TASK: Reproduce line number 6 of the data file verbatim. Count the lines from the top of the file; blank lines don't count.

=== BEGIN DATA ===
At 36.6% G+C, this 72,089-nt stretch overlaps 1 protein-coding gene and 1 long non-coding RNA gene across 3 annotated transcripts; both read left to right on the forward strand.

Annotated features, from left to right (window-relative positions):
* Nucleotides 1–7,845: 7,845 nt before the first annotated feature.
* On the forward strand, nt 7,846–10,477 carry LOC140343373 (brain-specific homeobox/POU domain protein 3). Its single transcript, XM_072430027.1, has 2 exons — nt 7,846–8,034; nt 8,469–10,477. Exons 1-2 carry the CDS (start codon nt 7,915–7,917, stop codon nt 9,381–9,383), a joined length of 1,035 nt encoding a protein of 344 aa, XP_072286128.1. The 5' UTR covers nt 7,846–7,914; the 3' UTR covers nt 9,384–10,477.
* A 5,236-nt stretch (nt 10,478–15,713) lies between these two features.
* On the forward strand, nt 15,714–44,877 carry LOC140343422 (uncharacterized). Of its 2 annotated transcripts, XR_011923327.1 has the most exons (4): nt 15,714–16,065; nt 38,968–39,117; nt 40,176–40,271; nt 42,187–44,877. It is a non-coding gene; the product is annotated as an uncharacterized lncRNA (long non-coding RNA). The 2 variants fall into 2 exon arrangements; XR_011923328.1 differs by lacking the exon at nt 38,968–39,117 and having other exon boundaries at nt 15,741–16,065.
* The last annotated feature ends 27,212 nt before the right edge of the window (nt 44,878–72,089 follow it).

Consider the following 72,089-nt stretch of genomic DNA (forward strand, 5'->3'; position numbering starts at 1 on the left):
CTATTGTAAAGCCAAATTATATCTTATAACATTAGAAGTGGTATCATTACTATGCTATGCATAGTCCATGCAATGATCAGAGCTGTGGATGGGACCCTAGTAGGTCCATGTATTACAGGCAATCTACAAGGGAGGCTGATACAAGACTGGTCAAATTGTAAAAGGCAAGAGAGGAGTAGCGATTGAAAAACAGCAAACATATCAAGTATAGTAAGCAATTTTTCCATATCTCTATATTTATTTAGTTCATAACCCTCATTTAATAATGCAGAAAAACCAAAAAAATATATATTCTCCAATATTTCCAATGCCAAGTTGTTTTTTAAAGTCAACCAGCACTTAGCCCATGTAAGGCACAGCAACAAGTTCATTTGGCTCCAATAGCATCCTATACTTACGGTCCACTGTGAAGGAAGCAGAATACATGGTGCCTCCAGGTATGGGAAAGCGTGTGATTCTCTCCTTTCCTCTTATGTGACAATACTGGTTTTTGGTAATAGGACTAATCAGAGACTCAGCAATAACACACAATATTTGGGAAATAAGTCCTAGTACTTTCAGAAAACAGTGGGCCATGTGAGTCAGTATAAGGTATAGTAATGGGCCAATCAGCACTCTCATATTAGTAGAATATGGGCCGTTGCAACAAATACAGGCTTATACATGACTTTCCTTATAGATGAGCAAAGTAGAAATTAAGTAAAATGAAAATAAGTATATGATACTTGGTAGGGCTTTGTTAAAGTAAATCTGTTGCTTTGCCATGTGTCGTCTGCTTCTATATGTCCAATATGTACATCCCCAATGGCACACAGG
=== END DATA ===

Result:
* On the forward strand, nt 15,714–44,877 carry LOC140343422 (uncharacterized). Of its 2 annotated transcripts, XR_011923327.1 has the most exons (4): nt 15,714–16,065; nt 38,968–39,117; nt 40,176–40,271; nt 42,187–44,877. It is a non-coding gene; the product is annotated as an uncharacterized lncRNA (long non-coding RNA). The 2 variants fall into 2 exon arrangements; XR_011923328.1 differs by lacking the exon at nt 38,968–39,117 and having other exon boundaries at nt 15,741–16,065.